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Graham-Mackay-2

OPINION: Reflecting on a special CEO, Graham Mackay

 

Graham Mackay used to say his performance review as CEO of SABMiller was simple, and available for everyone to examine: the company’s share price.

Many things affect equity markets, of course, and one cannot read too much into the fact that SAB was at around R50 on the JSE in 1994 and again (as SABMiller) in early 2003, having twice touched levels around R80 in the intervening eight years.

But over the decade since, SABMiller’s spectacular growth by acquisition, alongside steady organic growth in most markets, prompted an almost uninterrupted rise in the share price from R50 to this week’s R537.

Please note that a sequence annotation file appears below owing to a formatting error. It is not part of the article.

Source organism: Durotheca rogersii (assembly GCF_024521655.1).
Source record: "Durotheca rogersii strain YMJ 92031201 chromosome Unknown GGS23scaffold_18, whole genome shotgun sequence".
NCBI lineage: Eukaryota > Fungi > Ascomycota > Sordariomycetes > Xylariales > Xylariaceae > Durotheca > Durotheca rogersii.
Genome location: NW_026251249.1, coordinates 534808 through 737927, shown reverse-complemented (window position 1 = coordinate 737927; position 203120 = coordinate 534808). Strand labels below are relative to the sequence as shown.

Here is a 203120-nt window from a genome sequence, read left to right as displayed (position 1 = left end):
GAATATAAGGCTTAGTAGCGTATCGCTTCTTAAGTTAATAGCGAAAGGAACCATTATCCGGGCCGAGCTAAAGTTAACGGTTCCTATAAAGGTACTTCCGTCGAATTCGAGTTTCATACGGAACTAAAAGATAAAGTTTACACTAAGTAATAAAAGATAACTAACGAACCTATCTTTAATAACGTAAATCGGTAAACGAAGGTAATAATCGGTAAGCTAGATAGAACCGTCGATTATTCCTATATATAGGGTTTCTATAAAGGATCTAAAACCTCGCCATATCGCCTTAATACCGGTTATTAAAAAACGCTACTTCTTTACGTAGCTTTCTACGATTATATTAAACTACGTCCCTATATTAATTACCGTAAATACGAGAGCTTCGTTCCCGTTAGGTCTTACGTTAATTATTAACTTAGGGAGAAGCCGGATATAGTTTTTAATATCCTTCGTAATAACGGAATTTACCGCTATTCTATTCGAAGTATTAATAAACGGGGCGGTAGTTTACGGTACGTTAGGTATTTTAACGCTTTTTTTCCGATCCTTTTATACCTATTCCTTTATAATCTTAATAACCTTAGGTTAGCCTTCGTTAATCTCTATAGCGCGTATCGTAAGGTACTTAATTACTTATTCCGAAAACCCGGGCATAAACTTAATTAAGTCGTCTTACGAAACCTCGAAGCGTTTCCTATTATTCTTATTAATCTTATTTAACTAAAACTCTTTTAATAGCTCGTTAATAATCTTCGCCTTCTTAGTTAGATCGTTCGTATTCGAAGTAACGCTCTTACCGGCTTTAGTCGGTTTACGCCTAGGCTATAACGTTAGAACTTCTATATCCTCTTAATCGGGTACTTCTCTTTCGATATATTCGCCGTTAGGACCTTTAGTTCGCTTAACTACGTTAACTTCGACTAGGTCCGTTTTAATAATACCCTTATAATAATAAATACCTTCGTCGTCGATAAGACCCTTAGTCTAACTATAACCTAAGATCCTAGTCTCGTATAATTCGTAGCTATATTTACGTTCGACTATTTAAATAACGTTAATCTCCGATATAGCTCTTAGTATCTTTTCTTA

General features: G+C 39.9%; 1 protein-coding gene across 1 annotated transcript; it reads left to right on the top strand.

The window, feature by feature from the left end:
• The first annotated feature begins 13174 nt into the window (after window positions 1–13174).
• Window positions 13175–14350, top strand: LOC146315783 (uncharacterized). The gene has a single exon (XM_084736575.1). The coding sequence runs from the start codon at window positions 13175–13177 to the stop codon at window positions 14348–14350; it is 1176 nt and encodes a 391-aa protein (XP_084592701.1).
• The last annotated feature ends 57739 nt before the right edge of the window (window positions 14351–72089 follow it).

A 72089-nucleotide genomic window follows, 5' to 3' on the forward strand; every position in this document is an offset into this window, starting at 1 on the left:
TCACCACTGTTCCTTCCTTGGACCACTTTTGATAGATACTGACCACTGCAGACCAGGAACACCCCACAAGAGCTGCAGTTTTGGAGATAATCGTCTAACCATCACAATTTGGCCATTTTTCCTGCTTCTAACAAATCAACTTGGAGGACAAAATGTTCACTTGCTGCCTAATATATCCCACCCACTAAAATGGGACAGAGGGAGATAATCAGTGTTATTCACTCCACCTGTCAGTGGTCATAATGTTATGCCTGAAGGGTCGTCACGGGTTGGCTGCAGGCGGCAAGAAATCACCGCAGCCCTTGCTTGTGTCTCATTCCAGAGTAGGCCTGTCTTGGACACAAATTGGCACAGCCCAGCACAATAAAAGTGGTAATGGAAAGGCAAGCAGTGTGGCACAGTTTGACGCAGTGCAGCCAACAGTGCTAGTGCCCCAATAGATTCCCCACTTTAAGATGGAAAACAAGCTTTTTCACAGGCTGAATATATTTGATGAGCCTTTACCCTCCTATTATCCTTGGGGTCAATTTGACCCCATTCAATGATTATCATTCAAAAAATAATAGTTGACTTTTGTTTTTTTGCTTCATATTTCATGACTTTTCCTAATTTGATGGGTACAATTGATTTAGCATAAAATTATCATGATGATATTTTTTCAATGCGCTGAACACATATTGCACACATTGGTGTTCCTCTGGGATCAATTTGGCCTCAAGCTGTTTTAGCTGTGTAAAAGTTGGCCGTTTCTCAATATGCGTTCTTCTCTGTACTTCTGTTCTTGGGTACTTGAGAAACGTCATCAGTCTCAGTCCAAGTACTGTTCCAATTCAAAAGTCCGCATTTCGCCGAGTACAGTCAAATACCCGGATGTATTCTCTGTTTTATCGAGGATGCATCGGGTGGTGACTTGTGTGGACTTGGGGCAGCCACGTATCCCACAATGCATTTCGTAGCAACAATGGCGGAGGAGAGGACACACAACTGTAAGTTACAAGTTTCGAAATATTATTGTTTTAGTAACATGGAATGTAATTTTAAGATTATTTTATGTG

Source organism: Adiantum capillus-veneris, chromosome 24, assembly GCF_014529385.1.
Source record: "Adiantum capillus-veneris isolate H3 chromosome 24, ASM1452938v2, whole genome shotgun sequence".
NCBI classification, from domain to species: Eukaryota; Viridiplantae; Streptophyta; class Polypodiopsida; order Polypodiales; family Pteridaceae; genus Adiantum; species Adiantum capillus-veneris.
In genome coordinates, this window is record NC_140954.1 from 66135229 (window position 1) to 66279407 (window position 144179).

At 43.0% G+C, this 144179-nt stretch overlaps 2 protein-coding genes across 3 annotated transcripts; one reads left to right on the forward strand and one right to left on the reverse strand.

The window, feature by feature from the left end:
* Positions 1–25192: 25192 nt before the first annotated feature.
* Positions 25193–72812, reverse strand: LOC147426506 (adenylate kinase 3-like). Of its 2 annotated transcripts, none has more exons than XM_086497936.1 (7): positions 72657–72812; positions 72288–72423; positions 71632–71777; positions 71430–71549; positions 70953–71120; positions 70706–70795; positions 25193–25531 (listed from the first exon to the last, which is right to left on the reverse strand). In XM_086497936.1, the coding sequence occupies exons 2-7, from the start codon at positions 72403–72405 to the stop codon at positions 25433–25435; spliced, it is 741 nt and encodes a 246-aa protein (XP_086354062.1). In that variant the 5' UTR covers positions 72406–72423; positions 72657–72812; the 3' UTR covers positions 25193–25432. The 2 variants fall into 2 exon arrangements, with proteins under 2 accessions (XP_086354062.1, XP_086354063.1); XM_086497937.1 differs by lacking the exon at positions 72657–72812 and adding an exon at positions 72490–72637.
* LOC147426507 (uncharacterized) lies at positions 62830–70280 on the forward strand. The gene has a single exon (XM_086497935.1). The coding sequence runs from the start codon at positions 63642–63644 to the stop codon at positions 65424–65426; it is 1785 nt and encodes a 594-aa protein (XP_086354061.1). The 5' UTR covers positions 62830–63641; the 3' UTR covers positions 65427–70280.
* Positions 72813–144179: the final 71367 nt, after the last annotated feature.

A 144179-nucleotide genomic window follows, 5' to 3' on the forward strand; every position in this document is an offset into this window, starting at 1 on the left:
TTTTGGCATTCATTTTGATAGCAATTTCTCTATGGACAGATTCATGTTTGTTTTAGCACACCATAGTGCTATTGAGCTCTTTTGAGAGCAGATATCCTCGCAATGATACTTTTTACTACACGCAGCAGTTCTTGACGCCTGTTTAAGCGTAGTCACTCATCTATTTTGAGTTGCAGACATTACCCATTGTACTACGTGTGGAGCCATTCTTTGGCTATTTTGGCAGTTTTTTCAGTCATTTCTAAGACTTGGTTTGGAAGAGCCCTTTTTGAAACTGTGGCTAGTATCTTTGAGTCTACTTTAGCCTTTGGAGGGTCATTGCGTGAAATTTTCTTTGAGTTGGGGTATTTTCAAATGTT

If you had invested R1000 in SABMiller 10 years ago, you would now have more than R10000 in share price combined with dividends reinvested – average annual growth of 26%. Other companies on the JSE have done better, but not many of them are heavyweight market caps.

It can be argued that the SAB listing in London in 1999 turned out to be the solitary success of its kind. It is easily forgotten now just how high emotions ran when these listings were mooted.

There was a strong feeling at the highest levels of government that iconic SA corporates were being unpatriotic and lacked confidence in the future under the ANC. These sensitivities had to be carefully handled, and nobody was more adroit at doing so than Mackay, supported by Meyer Kahn as chairman and Norman Adami as CEO of the SA beer interests.

Then Mackay was also driving a profound change in the business model of SAB. When he took over as CEO in 1997, SAB was a giant conglomerate with interests in sectors as diverse as property, glass, hotels and shoes, and in retail companies like Lion Match and OK Bazaars…..

Financial Mail: Read the full article

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